QUESTION: Yeah, but you support two-track talks in the United States between various parties all the time. You never know what’s going to come out of them. You always, wherever you go, you encourage a robust civil society where various people are talking about how to develop their country. So why isn’t this an example of that?

MR. CROWLEY: I’m just saying that there’s – that we’re not involved in this. Afghanistan is not involved in this. The real issue is from meetings like this, what are particular groups prepared to do? That’s what we will focus on.

QUESTION: New topic? On Turkey, can you tell us anything about the Deputy Secretary’s meeting with the deputy Turkish prime minister?

MR. CROWLEY: I think it’s still going on. (Laughter.)

QUESTION: Oh, okay. So that’s good news.

MR. CROWLEY: The Deputy Secretary Jim Steinberg is hosting the deputy prime minister of Turkey. This is a meeting that was scheduled some time ago. But clearly, as part of this meeting, I would expect that they will reflect on current events, including the efforts to sanction Iran.

QUESTION: Can I say also (inaudible) a follow-up? You said in the past day or two that there have been some telephonic conversations between Secretary Clinton and the Turkish foreign minister. But has there been any letter sent to Ankara since October detailing as to what the U.S. would accept if Turkey and Brazil were to broker a deal with Iran?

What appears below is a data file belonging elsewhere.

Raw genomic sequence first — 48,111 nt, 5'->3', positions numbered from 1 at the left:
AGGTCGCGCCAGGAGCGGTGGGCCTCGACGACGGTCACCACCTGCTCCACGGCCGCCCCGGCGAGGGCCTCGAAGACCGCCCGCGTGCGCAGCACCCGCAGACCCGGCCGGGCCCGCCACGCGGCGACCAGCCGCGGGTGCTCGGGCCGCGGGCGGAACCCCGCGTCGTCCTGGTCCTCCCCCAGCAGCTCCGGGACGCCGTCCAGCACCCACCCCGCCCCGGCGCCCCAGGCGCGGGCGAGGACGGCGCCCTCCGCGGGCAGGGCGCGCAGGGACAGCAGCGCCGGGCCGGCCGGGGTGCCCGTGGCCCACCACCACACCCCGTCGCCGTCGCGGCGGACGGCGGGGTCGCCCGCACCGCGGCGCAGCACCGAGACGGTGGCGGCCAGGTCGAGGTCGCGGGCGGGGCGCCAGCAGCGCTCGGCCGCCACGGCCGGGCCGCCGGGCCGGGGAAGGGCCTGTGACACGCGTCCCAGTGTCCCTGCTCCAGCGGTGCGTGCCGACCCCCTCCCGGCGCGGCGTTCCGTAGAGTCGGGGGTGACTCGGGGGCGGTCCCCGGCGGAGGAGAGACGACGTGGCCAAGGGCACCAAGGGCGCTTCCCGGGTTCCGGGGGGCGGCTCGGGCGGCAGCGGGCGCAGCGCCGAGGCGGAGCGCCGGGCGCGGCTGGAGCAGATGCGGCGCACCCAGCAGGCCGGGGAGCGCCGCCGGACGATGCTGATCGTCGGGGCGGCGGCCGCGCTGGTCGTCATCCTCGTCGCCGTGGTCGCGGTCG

MR. CROWLEY: We’ve had a number of conversations with Turkey going over several months. And have we at times put those – some issues down on paper? The answer is yes.

QUESTION: Assistant to the President Mr. John Brennan was quoted on Tuesday by Reuters saying that the U.S. was to build up moderates within Hezbollah in Lebanon. Are you considering a new approach towards Hezbollah? And if so, how are you going to do that?

MR. CROWLEY: Well, our policy towards Hezbollah has not changed. As John Brennan said, Hezbollah is a designated foreign terrorist organization. We do not recognize separate military and political wings. Hezbollah’s leadership and funding are fungible across all parts of the organization, and all parties within Lebanon must adhere to their obligations under UN Security Council Resolutions 1701 and 1559.

QUESTION: Well, but how does that square with what he said?

MR. CROWLEY: I mean, as we have said, if some – if a party wants to participate in a political process in the region, there are stipulations that they have to forego violence, they have to recognize the existence of Israel, and they have to adhere to and respect all existing agreements. And that opportunity is available to any group in the region. I’m not aware that Hezbollah qualifies at this point.